HOUSTON – The National Weather Service has issued a Flash Flood Watch for parts of southeast Texas for areas along and west of U.S. 59. The watch will go into effect Friday afternoon and last until 7 a.m. Sunday.
A very potent storm system churning over the Rocky Mountains will migrate east, into the Texas panhandle and Oklahoma, over the next couple of days, setting up a weather pattern that could drop flooding rain over southeast Texas.
Showers and thunderstorms will begin to break out over the region Friday afternoon and evening. The storms will be isolated, but some of them will be severe. There is a risk for damaging wind, hail and isolated weak tornadoes through Friday evening. Flash flooding will be possible, but not widespread, through Friday.
The risk for flash flooding increases significantly Saturday morning and afternoon, as a line of thunderstorms develops over southeast Texas and potentially trains over the same areas for hours.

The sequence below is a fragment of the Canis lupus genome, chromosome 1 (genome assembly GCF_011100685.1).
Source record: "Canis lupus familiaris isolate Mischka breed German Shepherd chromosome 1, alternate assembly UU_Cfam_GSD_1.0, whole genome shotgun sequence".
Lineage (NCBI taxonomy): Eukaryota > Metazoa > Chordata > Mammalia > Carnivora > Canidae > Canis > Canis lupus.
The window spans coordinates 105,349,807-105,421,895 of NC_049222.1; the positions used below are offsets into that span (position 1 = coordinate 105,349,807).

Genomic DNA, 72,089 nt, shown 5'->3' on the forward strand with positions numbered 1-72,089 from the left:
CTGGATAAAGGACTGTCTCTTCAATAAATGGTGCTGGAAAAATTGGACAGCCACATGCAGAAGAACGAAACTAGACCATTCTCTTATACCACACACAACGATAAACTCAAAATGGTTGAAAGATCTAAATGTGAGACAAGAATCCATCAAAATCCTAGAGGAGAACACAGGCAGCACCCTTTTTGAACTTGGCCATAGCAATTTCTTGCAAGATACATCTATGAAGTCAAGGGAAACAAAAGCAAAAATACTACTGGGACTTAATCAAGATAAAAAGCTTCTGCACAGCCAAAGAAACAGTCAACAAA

Widespread two to four inch rainfall totals are likely on Saturday. Isolated locations could get eight inches or more.
The threat for flooding is heightened this weekend because the heavy rain we expect will be falling on already saturdated ground. That means that all of the rain that falls will have to drain through our rivers, creeks and bayous. Little, if any, will be able to soak into the ground.
By Saturday evening, the line of heavy rain and storms will migrate into the Gulf of Mexico and the Houston area will begin to dry out. The risk for flash flooding will diminish significantly when this happens.
Between now and the weekend the forecast is bound to change, so stay with KPRC channel 2 for frequent updates.
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